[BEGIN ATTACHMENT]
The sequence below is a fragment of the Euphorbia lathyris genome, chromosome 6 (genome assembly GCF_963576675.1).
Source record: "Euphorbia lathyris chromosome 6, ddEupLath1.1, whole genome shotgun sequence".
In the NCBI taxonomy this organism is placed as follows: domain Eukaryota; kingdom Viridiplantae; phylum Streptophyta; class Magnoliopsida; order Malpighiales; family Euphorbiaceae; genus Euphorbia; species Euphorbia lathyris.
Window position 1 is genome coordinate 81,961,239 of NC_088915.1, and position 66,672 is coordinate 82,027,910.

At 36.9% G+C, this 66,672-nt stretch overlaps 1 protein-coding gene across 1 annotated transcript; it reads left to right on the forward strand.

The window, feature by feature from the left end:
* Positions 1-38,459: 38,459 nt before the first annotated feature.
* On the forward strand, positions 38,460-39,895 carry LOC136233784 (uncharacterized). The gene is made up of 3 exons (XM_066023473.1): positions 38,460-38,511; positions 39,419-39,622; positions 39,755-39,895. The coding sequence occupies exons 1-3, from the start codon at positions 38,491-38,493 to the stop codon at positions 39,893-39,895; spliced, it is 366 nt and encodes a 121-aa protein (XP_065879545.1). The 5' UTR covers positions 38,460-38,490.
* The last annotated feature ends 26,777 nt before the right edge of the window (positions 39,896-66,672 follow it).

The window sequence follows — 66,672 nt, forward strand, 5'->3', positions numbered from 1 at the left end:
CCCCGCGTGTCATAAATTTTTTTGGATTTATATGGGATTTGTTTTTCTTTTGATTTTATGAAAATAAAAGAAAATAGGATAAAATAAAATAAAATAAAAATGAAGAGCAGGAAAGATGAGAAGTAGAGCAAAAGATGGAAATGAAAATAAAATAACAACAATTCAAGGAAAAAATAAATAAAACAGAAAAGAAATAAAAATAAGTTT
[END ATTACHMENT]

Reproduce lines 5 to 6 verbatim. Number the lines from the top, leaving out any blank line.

At 36.9% G+C, this 66,672-nt stretch overlaps 1 protein-coding gene across 1 annotated transcript; it reads left to right on the forward strand.

The window, feature by feature from the left end: